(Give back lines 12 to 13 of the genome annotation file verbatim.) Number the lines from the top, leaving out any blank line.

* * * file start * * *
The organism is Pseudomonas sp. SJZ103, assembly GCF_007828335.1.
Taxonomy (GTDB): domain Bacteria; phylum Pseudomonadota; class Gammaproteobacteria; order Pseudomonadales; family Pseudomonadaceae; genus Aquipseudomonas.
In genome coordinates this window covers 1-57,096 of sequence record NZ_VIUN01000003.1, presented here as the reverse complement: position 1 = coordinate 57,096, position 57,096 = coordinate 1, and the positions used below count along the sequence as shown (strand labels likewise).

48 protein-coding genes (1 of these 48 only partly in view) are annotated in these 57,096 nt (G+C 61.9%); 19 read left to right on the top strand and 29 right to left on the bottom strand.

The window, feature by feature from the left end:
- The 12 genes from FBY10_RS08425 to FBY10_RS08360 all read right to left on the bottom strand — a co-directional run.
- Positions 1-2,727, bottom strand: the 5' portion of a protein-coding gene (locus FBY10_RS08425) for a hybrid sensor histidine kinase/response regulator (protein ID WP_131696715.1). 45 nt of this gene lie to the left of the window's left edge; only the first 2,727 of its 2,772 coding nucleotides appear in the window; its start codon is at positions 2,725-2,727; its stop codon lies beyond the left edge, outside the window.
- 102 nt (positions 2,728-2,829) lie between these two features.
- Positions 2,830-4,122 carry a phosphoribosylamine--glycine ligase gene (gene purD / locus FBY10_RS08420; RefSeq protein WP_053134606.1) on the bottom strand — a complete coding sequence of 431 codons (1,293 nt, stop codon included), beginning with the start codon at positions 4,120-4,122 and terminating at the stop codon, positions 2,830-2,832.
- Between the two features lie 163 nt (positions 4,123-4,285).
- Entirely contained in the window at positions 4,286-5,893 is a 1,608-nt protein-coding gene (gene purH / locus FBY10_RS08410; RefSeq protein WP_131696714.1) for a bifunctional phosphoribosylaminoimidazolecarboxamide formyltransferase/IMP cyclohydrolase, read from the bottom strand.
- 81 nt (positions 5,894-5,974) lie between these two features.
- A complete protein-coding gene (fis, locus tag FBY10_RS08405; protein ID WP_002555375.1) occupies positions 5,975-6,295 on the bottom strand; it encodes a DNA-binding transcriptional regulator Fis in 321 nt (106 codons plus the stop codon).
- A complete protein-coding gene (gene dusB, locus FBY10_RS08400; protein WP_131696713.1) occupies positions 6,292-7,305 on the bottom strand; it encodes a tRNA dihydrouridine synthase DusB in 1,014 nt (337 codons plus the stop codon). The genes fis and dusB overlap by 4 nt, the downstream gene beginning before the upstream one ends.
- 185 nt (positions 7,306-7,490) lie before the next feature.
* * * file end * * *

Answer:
- 81 nt (positions 5,894-5,974) lie between these two features.
- A complete protein-coding gene (fis, locus tag FBY10_RS08405; protein ID WP_002555375.1) occupies positions 5,975-6,295 on the bottom strand; it encodes a DNA-binding transcriptional regulator Fis in 321 nt (106 codons plus the stop codon).